BBC (Feb 9, 2011)
  50. toady
    a person who tries to please someone in order to gain a personal advantage
    It bored him, and he was no toady to waste his time fawning upon possible patrons.
    Horne, Charles F. (Charles Francis)
  51. toil
    work hard
    Taking his stone axe he toiled all day until the tree was felled.
    Westervelt, W. D. (William Drake)
  52. token
    a metal or plastic disk that can be redeemed or used in designated slot machines
    It works on a similar principle as casino chips, or, more directly, arcade tokens.
    Forbes (Jan 24, 2012)
  53. tome
    a (usually) large and scholarly book
    This seems like a particularly troubling trend for academia, where digital books are slowly overtaking the heavy tomes I used to lug around.
    Time (Mar 18, 2012)
  54. topography
    the configuration of a surface and the relations among its man-made and natural features
    They land in a lush green jungle whose topography seems to resemble no known place on Earth.
    Seattle Times (Jul 8, 2010)
  55. torpid
    slow and apathetic
    His energies are suspended, his senses become numbed and torpid—in short, he feels as one who goes to sleep in a snow-storm.
    Reid, Mayne
  56. torpor
    inactivity resulting from lethargy and lack of vigor or energy
    Notwithstanding my nervous apprehension, a sleep more like the torpor of lethargy than natural slumber, fell on me at once.
    Mayer, Brantz
  57. torque
    a twisting force
    Those photons produce very small amounts of torque that can slow the rotation or speed it up.
    New York Times (Jan 12, 2010)
  58. torrential
    relating to or resulting from the action of a torrent
    Torrential rains killed at least six people in Genoa on Friday, in the worst flooding the port city has seen in years, officials said.
    New York Times (Nov 5, 2011)
  59. torrid
    extremely hot
    Days dragged on; days of torrid, relentless heat.
    Elliott, Maud Howe
  60. torso
    the body excluding the head and neck and limbs
    Her dresses were fitted not only at the waist, but along the torso by a long and pointed bodice stiffened with wood, steel, or whalebone.
    Reilly, S. A.
  61. totalitarian
    of or relating to the principles of totalitarianism according to which the state regulates every realm of life
    Suppression of art and ideas is something that happens in totalitarian regimes, not this country, he added.
    Seattle Times (Oct 8, 2010)
  62. tout
    advertize in strongly positive terms
    Shock jock Howard Stern, however, didn't hold back at a news conference in New York touting his own new TV gig.
    Seattle Times (May 11, 2012)
  63. tract
    an extended area of land
    One tract of the mallee scrub, shared between Victoria and South Australia, covers an area of nearly 9000 square miles.
    Willoughby, Howard
  64. tractable
    easily managed (controlled or taught or molded)
    By a three months' School course stubborn horses may be made tractable, dangerous horses rendered comparatively safe, uncomfortable brutes easy and reliable.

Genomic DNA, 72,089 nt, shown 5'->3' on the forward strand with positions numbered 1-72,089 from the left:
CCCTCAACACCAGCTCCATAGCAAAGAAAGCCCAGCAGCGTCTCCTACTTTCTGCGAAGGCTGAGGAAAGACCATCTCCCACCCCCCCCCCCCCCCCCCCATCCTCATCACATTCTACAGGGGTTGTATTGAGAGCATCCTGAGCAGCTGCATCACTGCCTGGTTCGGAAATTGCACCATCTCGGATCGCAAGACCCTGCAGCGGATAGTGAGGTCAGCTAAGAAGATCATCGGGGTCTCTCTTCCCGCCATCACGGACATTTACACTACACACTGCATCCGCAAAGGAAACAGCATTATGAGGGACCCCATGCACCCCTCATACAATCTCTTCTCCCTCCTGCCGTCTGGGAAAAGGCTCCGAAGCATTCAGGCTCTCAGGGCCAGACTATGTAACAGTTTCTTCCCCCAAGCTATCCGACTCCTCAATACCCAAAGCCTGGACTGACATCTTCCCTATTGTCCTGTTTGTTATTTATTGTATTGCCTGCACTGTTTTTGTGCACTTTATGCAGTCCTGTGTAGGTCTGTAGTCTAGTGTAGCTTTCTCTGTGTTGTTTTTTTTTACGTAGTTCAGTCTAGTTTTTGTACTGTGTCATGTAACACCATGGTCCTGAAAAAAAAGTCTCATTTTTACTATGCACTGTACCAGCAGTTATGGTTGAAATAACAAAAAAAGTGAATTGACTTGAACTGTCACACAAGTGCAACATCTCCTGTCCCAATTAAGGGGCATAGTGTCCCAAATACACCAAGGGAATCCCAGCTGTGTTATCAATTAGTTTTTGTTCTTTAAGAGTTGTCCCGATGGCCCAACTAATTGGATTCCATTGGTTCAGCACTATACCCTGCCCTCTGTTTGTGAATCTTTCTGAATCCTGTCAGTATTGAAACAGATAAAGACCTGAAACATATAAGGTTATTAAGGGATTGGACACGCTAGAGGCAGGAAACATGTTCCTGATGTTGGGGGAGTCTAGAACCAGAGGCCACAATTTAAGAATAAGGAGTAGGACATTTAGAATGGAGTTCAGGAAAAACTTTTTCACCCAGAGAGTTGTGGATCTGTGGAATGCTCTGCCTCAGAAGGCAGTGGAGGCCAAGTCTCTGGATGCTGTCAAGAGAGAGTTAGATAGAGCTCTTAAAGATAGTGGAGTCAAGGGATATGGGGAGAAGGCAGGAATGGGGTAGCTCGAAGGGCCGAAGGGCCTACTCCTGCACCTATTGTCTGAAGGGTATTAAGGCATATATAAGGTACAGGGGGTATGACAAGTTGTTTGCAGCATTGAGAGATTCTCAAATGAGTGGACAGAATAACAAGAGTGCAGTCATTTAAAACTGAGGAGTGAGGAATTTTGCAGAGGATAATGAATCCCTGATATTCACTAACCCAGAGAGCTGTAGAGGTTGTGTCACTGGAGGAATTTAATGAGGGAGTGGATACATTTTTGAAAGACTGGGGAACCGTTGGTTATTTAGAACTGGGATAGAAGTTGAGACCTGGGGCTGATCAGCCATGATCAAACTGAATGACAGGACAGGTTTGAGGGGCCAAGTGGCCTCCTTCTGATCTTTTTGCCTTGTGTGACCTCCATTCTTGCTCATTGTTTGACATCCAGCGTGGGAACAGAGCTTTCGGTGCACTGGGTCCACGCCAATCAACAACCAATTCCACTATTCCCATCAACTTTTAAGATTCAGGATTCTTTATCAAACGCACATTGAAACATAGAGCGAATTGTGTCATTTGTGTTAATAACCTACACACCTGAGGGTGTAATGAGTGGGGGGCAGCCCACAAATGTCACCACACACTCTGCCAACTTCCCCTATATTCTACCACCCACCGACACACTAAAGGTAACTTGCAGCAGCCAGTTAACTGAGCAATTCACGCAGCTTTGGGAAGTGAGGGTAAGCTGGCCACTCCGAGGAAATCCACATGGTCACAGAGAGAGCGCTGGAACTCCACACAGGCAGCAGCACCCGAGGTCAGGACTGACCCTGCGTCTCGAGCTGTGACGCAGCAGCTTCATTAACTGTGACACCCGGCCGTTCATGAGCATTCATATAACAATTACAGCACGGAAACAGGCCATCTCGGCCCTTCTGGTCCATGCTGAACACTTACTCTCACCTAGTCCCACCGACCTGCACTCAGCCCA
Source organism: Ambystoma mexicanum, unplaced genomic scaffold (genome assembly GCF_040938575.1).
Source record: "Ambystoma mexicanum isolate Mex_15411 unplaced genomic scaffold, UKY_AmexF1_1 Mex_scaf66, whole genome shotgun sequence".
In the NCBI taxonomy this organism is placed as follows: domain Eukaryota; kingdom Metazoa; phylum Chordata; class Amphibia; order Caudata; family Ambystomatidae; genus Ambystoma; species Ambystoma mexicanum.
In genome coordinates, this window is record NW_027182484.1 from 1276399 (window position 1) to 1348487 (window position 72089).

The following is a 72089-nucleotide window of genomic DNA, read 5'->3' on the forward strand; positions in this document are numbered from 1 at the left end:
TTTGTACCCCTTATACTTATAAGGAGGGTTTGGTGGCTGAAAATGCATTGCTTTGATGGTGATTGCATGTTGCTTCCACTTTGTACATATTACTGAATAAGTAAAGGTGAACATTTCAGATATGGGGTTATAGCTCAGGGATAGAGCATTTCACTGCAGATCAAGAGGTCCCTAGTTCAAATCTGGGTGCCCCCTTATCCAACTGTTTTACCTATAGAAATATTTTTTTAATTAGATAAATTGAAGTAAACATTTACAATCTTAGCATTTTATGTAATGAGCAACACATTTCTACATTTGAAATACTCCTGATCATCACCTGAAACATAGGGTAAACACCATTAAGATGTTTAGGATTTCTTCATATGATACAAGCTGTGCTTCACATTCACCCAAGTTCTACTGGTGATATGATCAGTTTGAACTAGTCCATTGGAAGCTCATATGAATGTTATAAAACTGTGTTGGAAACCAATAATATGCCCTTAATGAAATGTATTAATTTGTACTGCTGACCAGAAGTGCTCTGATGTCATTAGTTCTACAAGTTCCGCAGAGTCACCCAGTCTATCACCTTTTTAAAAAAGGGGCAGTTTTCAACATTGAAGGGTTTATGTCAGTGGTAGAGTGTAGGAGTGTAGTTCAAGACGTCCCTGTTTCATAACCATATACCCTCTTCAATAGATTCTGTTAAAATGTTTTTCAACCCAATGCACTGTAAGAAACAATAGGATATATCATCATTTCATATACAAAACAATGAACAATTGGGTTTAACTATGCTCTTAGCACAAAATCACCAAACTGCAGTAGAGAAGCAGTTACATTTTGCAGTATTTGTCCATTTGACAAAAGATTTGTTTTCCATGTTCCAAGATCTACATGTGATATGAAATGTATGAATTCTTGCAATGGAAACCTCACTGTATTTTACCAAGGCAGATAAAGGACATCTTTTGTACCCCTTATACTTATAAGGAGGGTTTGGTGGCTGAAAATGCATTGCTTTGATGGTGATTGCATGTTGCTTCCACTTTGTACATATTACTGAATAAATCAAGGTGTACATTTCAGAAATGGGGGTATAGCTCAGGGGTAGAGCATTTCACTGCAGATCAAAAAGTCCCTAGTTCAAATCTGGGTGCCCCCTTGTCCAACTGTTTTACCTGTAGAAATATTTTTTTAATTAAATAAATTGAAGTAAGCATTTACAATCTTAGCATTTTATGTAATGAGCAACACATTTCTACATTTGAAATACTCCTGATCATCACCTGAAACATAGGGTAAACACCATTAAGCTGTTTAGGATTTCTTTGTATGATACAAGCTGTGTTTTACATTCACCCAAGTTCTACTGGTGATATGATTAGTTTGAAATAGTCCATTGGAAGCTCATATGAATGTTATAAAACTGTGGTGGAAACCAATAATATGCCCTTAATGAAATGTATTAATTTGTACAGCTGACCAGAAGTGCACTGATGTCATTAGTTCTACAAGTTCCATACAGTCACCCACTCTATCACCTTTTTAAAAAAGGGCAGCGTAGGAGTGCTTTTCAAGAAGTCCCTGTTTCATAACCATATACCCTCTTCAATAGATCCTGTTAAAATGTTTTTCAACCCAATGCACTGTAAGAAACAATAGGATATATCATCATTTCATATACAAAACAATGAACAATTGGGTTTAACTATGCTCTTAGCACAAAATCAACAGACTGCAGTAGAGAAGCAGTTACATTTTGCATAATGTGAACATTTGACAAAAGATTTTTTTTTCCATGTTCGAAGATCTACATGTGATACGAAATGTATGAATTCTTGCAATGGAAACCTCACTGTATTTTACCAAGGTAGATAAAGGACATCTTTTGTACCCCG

Dodge, Theodore Ayrault
  65. traduce
    speak unfavorably about
    One may "abuse," "assail," or vilify another to his face; he asperses, calumniates, slanders, or traduces him behind his back.
    Fernald, James Champlin
  66. trajectory
    the path followed by an object moving through space
    Losing altitude, they hurtled on a sloping trajectory toward Washington.
    Neville, Kris
  67. tranquility
    a state of peace and quiet
    Lifelong fisherman Jay Cassell, deputy editor of Field & Stream magazine, treasures lakeside vacations for the peace and tranquility only one can offer.
    Forbes (Jun 1, 2010)
  68. transcendental
    existing outside of or not in accordance with nature
    That she should have wanted to captivate Mr. Traffick,—she with her high ideas of some transcendental, more than human, hero!
    Trollope, Anthony
  69. transcribe
    write out from speech, notes, etc.
    Hastily procuring pen and ink, he bade Sir Walter sing it over again while he transcribed the words to paper.
    Bender, Millicent Schwab
  70. transfixed
    having your attention fixated as though by a spell
    To say that I was transfixed, speechless, fascinated to intoxication by the spell of this marvellous development is no exaggeration.
    Various
  71. transgression
    the act of transgressing; the violation of a law or a duty or moral principle
    Vietnamese state media prior to the trial reported prosecutors as saying that Mr. Dinh's transgressions represent a "particularly serious violation of national security."
    Wall Street Journal (Jan 21, 2010)
  72. transient
    lasting a very short time
    Smokers, on the other hand, had wildly transient populations, with species moving in and out—which opened up real estate for the bad bugs.
    Scientific American (Feb 21, 2012)
  73. transitory
    lasting a very short time
    Positive reviews are blissful but strangely transitory, forgotten within hours.
    The Guardian (May 22, 2012)
  74. translucent
    allowing light to pass through diffusely